photo by Simon Davies

The massive turnout for the referendum 10 years ago today was a testament to the courage of ordinary people. Today is a day to celebrate.

This photo, taken in Beaçu on August 30, 1999, I borrow from the UNAMET archive site. Credit belongs to Simon Davies.

The site is well worth checking out today.

Also, I recommend a Youtube viewing of the Australian series “Answered by Fire” which many have told me does justice to the events preceding and following the referendum.


Will fear get everything?

Ah o medo vai ter tudo
(Penso no que o medo vai ter
e tenho medo
que é justamente
o que o medo quer)

– Alexandre O’Neill,
do “Poema Pouco Original do Medo”

Why is it that, according to Amnesty, there is only one person still in prison of the 84 convicted of crimes against humanity in 1999?

It has been called “forgetting from above” in other countries – but in the case of East Timor, it is also “forgiving from above.” Last year, the President released nine militiamen, whose crimes included: chopping people to pieces in front of their families, torture, the premeditated murder of priests and nuns, and mass execution.

(I wrote about the pardon of Joni Marques and Tim Alfa, but three members of Oecusse’s Sakunar militia and two members of Laksaur militia also walked free last year.)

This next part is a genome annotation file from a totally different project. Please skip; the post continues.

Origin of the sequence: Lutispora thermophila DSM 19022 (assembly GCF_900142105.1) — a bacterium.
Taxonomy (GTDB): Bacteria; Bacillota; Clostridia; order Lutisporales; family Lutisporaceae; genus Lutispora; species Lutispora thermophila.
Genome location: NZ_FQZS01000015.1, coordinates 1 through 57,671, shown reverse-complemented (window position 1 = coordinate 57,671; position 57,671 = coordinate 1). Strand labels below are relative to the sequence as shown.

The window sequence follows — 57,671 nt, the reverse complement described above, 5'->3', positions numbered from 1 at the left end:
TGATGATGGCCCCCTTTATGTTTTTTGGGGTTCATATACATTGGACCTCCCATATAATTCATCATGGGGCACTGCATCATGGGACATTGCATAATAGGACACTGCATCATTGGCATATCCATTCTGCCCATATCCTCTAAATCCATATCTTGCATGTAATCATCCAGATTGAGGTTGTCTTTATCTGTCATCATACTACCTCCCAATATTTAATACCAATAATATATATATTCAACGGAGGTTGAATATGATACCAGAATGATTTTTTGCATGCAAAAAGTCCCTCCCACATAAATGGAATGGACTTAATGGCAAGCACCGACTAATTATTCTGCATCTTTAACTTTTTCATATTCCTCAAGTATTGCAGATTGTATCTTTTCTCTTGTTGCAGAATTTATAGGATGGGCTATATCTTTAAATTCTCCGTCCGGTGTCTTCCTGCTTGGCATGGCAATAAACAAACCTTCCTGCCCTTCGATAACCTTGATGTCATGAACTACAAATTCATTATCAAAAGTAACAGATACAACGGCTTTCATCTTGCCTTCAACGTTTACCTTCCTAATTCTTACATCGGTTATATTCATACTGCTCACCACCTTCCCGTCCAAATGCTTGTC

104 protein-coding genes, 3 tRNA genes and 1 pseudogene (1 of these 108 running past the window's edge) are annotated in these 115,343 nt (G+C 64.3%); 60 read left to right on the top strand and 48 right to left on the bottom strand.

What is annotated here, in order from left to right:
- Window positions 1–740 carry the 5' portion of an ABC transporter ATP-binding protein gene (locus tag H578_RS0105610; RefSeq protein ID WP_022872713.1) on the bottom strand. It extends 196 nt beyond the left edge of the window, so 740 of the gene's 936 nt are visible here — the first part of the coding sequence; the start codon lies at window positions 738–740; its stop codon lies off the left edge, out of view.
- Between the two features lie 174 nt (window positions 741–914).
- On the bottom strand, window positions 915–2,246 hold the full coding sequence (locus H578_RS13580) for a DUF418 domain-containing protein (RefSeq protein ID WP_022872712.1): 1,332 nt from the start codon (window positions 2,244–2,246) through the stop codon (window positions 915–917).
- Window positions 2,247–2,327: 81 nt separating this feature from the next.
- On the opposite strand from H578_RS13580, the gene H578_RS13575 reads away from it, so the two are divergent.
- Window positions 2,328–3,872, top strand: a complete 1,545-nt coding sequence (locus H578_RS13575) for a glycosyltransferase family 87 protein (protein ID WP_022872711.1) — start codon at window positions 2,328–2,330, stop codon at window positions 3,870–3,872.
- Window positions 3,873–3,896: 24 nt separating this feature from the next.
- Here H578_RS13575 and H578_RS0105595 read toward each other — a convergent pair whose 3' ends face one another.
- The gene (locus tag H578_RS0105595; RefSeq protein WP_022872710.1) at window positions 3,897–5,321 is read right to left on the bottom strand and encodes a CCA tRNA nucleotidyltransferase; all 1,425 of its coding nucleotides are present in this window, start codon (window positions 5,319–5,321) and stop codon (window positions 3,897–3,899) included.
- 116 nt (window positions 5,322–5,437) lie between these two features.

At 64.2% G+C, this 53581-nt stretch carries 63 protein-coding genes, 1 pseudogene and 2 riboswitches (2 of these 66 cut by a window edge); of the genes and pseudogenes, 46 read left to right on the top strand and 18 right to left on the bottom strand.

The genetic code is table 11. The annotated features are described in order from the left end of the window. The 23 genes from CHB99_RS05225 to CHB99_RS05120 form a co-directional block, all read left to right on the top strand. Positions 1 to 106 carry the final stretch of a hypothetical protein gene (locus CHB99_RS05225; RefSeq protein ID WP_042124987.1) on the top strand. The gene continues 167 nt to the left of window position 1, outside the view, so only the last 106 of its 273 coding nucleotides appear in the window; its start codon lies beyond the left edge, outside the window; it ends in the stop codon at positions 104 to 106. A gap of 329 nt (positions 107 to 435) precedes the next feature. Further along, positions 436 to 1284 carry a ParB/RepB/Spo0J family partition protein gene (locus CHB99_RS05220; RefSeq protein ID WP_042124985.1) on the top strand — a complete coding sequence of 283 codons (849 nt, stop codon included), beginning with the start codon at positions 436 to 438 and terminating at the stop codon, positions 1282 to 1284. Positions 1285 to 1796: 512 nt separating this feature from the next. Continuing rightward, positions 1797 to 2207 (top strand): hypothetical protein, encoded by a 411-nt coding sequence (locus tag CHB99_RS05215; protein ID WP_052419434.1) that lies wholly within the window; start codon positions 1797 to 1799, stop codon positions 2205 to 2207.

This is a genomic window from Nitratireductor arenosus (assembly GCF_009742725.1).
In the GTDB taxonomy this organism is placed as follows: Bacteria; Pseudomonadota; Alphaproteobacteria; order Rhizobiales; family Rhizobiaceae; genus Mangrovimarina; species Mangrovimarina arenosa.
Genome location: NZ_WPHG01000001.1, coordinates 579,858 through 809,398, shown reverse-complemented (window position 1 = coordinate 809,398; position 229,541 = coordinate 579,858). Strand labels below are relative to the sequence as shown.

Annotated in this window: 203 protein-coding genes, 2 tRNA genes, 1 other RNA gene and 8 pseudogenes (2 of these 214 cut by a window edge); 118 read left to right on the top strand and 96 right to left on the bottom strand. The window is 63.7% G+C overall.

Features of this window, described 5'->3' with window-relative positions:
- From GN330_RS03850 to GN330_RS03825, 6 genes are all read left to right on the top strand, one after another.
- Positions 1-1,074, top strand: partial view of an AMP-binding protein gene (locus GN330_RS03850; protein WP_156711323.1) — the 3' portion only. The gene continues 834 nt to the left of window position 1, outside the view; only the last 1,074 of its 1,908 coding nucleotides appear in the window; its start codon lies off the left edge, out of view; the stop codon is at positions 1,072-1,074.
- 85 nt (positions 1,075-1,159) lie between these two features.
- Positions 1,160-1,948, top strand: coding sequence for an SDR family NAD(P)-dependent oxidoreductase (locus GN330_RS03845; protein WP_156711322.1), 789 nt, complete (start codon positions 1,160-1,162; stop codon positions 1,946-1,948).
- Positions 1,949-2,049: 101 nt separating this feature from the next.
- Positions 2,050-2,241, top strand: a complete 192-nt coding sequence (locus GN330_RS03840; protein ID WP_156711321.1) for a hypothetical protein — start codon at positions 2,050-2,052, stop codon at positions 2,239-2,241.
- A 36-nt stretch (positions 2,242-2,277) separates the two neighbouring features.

They were tried at great financial expense, and psychological cost to witnesses and family members. (And they were released, because as the current Prime Minister says, we are all “saints and sinners”.)

Why is that the Parliament has yet to discuss the Truth Commission report, or the Truth and Friendship Commission report? Why is it the major figures of Timor’s political elite favor a blanket amnesty for EVERYTHING that happened since 1975?

What do they have to fear?

Will “fear get everything”?

Quoting Alexandre O’Neill: “I think of how much fear will get / and I am fearful / and that’s exactly / what fear wants.”

The UN dead


One thing I feel has been sorely overlooked since about late 1999 is the number of Timorese staff who worked for UNAMET who were killed.

UNTAET claimed in 2000 that only 6 UNAMET workers were killed.

Geoffrey Robinson’s definitive report names 14 killed.

I found this slide show commemorating the 60th anniversary of peacekeeping in Timor, by UNMIT (caution: large PDF file) and they mix the deaths of the butchered UNAMET staff, some of whom were tortured, raped and killed before their families, with those who died in car accidents in subsequent UN missions.

For the record, I’ve tried to create a list of those killed before, during and after the referendum, most of whom were targeted because they worked for the UN. If you have more information about any of the people listed here and/or convictions for their murders, please comment or send to my email.

I hope the UN is planning on finally commemorating them 10 years on.

And I am curious: what kind of compensation have their families received?

1. Abreu DA COSTA, (Shot attempting to flee in Bulle in Laga subdistrict by Battalion 745?)

2. Mariano DA COSTA (tortured and killed by militia in Liquiça before the Referendum)

3. Hilario Boavida DA SILVA (Last seen out front Dili Diocese)

4. Silva Leonel DE OLIVEIRA (Last seen out front Dili Diocese)